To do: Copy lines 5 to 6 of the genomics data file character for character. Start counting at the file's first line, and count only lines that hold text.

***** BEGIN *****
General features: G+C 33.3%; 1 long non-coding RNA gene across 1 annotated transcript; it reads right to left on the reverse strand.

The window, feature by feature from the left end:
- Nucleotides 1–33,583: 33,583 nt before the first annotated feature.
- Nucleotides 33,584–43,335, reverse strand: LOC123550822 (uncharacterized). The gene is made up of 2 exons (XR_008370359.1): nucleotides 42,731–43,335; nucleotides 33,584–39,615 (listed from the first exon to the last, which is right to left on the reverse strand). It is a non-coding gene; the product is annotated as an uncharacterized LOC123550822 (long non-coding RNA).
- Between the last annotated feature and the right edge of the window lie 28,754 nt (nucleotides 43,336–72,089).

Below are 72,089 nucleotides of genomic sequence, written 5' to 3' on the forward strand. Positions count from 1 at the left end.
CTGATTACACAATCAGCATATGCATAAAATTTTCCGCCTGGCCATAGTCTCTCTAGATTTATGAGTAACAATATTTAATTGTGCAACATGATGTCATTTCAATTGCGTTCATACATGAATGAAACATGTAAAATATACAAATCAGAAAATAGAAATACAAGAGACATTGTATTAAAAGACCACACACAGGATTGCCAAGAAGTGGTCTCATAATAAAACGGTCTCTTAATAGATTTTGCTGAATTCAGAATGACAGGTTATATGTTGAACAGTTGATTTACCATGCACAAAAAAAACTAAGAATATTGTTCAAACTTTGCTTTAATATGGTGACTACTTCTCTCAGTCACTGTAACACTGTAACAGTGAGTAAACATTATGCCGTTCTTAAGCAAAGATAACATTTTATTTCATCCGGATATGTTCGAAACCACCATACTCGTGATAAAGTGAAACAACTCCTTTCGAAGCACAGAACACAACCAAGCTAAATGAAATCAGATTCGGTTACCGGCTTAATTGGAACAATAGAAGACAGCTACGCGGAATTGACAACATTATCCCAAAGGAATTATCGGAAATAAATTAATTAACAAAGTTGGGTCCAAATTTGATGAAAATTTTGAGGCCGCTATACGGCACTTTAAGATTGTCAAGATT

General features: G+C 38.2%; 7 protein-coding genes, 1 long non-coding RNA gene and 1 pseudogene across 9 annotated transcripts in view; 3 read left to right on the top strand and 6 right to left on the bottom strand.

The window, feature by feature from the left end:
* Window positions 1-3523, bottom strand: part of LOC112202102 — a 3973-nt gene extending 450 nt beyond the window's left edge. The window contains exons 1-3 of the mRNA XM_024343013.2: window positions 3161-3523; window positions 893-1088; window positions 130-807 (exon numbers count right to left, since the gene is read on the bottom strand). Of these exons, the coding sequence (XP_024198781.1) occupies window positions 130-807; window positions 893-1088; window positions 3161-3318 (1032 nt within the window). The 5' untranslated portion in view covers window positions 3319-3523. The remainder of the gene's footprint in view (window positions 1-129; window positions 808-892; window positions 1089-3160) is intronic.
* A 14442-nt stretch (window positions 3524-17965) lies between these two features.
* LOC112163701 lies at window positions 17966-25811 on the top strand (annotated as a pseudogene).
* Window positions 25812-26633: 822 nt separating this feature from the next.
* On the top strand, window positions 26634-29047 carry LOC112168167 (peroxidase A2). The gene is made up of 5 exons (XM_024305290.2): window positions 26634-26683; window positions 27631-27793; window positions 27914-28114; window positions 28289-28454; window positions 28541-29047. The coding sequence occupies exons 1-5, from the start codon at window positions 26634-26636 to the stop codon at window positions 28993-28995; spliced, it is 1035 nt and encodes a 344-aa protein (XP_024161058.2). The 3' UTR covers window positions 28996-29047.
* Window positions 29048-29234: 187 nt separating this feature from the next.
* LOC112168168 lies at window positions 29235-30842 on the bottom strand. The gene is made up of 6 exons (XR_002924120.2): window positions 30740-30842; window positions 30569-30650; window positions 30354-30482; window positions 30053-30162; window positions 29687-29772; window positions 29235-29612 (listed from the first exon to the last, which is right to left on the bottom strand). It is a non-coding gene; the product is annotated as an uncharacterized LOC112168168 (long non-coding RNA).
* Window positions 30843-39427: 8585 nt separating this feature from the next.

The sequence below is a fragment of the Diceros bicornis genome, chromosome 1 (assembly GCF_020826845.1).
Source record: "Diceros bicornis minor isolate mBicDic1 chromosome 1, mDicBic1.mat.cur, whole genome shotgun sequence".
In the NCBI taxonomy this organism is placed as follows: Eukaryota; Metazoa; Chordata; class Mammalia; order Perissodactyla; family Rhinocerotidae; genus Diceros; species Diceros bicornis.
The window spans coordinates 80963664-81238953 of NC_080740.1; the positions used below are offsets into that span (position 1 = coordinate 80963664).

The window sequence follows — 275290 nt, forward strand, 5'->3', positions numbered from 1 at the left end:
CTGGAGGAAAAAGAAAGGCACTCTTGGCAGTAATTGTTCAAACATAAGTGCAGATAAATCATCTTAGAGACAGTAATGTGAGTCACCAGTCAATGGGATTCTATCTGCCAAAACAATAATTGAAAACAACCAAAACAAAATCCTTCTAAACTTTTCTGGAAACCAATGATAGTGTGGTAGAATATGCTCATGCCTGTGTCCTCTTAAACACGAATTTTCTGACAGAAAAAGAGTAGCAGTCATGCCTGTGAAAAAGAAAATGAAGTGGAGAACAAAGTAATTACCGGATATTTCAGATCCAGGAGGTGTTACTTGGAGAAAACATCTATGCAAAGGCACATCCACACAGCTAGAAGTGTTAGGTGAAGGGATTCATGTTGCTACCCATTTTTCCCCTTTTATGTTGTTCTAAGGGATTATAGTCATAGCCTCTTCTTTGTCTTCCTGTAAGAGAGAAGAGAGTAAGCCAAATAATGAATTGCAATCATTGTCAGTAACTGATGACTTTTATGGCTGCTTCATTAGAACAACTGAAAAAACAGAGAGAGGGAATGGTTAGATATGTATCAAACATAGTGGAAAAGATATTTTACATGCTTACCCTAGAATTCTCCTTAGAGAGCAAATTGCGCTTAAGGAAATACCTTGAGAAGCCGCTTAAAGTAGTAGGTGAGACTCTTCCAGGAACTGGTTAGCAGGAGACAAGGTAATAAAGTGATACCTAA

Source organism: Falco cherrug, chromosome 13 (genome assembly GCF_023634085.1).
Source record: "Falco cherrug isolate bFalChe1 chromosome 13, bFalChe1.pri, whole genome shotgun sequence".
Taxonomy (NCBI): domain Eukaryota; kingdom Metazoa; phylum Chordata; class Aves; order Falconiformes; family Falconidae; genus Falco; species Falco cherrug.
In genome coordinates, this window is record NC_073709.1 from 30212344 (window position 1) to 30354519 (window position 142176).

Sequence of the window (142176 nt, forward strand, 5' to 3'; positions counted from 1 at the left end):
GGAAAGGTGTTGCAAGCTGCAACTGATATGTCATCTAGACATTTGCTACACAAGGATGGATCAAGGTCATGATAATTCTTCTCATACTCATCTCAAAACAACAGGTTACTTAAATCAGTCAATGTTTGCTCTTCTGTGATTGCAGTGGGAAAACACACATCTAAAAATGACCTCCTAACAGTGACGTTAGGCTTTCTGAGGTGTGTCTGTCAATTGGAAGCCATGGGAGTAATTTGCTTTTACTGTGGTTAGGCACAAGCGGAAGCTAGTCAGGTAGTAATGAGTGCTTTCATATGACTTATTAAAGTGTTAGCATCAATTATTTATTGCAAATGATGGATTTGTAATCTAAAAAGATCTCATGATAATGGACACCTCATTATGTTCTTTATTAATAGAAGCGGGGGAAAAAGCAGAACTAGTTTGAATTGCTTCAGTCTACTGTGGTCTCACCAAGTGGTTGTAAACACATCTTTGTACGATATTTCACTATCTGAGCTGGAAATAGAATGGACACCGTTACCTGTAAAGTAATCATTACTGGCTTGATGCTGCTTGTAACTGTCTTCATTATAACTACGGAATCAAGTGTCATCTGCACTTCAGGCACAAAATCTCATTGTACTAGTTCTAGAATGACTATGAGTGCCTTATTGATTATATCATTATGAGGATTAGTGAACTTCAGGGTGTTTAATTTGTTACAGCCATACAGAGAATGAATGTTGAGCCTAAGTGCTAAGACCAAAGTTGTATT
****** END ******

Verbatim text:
- Between the last annotated feature and the right edge of the window lie 28,754 nt (nucleotides 43,336–72,089).

Below are 72,089 nucleotides of genomic sequence, written 5' to 3' on the forward strand. Positions count from 1 at the left end.